Less than a week before Joe Biden was sworn in as US president, the Trump administration added Xiaomi to the US government’s controversial blacklist. Now this move is undone. The US Department of Defense has reached an agreement with Xiaomi, which is a result, among other things, A recent lawsuitWhere the Chinese giant filed a lawsuit against the US government. The department declared that removing the Chinese company from the blacklist “would be appropriate”. According to the court documents, “the parties agreed to a procedure that would enable the dispute to be resolved without the need for a questionable hearing.” The specific terms are still under negotiation, but the final proposal must be submitted before May 20.
Xiaomi has been removed from the US blacklist. The court and then the government administration decided that there were no grounds for imposing sanctions on the Chinese giant. Huawei cannot count on similar comfort.
In March, a US court sided with Xiaomi at the trial and temporarily suspended the ban. US District Court Judge Rudolf Contreras said Xiaomi is likely to win a complete annulment of the ban as litigation begins and issued a preliminary order to prevent “irreparable harm”. Xiaomi was originally classified as a communist military company based on alleged ties with the Chinese military. A blacklist may limit US investment in the company and remove it from US stock exchanges.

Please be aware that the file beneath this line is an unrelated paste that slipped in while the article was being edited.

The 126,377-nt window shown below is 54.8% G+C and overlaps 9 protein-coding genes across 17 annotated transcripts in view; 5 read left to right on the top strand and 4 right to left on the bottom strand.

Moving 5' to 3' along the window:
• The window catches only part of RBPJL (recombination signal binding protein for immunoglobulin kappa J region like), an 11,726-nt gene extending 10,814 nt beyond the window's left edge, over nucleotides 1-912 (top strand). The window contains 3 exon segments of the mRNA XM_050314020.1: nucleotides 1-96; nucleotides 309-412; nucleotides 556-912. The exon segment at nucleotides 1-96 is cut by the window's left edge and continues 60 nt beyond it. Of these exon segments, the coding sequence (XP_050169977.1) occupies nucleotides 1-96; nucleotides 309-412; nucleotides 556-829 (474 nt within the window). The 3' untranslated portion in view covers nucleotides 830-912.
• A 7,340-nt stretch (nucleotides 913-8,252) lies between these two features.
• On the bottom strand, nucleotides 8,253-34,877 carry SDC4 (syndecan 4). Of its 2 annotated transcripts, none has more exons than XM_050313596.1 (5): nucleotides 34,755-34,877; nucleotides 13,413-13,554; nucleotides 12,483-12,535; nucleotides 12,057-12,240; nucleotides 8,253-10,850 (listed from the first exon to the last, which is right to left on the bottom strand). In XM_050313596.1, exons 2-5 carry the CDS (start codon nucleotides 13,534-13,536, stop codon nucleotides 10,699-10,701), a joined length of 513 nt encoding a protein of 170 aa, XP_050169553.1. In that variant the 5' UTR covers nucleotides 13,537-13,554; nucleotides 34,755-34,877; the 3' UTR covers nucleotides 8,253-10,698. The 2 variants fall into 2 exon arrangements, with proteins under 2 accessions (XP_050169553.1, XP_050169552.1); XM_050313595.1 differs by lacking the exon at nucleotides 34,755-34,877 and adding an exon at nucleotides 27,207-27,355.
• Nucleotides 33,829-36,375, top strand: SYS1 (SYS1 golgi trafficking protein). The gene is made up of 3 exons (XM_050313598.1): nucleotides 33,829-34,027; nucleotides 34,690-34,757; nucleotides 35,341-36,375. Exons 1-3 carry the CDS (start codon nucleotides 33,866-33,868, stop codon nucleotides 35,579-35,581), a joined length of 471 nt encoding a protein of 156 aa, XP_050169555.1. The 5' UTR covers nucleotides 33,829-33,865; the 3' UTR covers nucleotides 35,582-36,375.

In response, the brand filed a lawsuit against the government describing the blacklist as “unconstitutional.” Throughout the process, Xiaomi has claimed to be an independent company that is not owned or controlled by the military. Changing Xiaomi’s perception will allow them to catch their breath, as many other Chinese companies do. Unfortunately, Huawei is unlikely to experience a similar transformation in the near future. The Biden administration said earlier it saw no reason to lift the sanctions on Huawei. There is also uncertainty about the current U.S. government position on ByteDance, the owner of TikTok.